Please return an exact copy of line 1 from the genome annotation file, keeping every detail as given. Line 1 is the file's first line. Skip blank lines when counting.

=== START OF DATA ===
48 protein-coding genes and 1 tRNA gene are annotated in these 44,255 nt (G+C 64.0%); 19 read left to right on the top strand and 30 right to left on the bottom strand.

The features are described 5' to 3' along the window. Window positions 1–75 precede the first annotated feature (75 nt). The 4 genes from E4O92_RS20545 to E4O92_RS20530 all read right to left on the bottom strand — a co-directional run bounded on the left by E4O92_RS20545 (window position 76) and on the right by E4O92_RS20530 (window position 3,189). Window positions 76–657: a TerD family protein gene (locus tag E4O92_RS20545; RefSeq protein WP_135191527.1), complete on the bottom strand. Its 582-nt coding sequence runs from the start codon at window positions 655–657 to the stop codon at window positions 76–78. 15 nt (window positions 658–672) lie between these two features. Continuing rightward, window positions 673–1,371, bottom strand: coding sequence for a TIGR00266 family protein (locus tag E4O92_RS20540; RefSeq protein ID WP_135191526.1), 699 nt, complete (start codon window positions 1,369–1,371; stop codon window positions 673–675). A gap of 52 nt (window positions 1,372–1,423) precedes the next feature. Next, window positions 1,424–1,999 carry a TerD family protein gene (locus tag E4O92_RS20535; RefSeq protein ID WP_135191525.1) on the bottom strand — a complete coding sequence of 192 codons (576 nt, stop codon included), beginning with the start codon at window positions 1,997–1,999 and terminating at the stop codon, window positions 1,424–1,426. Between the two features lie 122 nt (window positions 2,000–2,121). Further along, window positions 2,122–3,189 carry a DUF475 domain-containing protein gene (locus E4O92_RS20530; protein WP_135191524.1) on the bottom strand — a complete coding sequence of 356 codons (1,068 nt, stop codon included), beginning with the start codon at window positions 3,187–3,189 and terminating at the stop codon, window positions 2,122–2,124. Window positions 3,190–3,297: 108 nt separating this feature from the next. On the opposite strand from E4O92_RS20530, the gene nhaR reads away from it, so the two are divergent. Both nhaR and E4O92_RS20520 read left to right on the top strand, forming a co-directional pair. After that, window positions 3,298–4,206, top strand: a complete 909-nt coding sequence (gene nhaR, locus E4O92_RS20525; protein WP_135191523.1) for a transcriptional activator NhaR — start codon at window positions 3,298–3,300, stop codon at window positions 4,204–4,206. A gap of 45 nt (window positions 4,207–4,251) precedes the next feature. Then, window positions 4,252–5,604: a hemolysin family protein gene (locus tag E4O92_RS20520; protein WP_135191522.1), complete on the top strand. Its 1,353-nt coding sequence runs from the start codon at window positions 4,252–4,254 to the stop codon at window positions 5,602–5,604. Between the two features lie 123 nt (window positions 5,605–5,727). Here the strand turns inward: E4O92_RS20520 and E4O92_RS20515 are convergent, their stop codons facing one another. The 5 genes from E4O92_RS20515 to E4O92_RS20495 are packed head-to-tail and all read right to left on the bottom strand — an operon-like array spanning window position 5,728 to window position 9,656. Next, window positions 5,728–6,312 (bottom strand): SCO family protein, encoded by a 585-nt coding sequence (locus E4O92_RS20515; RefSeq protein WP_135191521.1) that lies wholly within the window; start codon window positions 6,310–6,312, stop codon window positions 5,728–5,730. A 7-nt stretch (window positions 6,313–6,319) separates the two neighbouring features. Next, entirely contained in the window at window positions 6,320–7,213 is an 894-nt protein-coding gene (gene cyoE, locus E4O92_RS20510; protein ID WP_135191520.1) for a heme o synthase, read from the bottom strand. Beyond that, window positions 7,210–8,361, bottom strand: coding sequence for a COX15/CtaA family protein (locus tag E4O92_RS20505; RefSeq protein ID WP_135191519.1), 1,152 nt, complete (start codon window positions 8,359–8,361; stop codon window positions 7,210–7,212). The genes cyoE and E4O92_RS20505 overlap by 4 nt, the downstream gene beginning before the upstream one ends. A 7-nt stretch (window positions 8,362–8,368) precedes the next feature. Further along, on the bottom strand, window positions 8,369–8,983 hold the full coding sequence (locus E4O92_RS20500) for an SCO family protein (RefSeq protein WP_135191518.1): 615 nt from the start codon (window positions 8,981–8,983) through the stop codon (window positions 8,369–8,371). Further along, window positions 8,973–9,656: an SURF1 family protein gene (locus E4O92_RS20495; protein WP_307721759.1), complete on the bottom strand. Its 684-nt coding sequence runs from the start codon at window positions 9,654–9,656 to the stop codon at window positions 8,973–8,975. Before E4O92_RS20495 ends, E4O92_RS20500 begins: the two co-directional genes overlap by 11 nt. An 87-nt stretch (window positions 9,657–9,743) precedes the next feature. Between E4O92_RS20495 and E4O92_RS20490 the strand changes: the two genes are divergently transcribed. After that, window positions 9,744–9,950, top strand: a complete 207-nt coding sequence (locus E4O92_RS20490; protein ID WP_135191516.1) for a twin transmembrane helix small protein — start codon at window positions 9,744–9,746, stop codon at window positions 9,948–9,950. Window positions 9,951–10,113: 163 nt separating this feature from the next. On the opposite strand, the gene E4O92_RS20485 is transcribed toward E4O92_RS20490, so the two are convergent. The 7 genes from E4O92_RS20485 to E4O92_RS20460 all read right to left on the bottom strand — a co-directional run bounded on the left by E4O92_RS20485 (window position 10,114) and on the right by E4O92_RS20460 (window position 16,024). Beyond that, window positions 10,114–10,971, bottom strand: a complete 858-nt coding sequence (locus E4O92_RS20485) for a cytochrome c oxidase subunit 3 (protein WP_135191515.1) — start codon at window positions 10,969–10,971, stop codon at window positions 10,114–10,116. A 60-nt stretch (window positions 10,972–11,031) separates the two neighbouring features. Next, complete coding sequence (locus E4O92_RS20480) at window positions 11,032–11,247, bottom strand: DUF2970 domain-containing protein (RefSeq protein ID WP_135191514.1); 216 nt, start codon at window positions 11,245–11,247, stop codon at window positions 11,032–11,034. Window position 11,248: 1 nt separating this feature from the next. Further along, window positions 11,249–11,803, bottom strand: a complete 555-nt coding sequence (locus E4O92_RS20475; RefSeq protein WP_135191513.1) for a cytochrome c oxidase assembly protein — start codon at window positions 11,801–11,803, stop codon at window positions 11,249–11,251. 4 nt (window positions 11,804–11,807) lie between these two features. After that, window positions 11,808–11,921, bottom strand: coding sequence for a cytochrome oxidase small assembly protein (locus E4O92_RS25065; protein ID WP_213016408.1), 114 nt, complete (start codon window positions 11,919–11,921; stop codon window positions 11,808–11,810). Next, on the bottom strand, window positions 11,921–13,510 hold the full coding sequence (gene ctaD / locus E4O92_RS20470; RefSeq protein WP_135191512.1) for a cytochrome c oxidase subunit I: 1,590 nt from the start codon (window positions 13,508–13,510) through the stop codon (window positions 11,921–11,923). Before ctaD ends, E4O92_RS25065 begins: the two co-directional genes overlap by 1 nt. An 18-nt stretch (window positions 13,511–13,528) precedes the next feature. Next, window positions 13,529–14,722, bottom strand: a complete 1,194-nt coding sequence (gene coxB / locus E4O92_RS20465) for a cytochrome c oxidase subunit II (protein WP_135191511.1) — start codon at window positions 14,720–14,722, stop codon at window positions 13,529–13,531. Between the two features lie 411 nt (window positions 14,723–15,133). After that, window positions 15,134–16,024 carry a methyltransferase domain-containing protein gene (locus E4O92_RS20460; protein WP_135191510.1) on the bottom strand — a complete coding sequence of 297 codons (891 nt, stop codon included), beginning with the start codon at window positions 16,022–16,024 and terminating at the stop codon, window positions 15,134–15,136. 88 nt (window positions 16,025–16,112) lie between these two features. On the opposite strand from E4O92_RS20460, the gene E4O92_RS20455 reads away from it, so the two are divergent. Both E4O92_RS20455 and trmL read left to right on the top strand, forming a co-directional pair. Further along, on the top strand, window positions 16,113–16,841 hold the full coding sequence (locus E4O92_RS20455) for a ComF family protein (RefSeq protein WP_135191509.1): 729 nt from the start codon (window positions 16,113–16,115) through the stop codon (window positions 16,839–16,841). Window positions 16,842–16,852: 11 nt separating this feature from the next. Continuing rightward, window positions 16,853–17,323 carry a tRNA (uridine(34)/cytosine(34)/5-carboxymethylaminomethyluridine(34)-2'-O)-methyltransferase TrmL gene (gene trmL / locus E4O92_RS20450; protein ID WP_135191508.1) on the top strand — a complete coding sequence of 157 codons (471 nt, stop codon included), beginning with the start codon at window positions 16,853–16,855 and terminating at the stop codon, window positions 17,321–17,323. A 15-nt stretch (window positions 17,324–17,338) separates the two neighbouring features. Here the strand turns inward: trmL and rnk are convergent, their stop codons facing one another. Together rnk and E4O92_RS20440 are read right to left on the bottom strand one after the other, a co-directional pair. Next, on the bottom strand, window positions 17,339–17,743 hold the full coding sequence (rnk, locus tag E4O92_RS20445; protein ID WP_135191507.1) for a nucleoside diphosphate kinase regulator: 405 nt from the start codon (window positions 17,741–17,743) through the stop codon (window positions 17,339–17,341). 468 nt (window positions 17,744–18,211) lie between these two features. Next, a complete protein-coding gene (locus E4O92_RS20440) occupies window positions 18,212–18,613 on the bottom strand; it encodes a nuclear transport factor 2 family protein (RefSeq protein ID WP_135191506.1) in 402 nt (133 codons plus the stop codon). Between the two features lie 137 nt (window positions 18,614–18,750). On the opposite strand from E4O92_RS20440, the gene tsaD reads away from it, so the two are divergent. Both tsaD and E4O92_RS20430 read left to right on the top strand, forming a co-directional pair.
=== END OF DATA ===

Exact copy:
48 protein-coding genes and 1 tRNA gene are annotated in these 44,255 nt (G+C 64.0%); 19 read left to right on the top strand and 30 right to left on the bottom strand.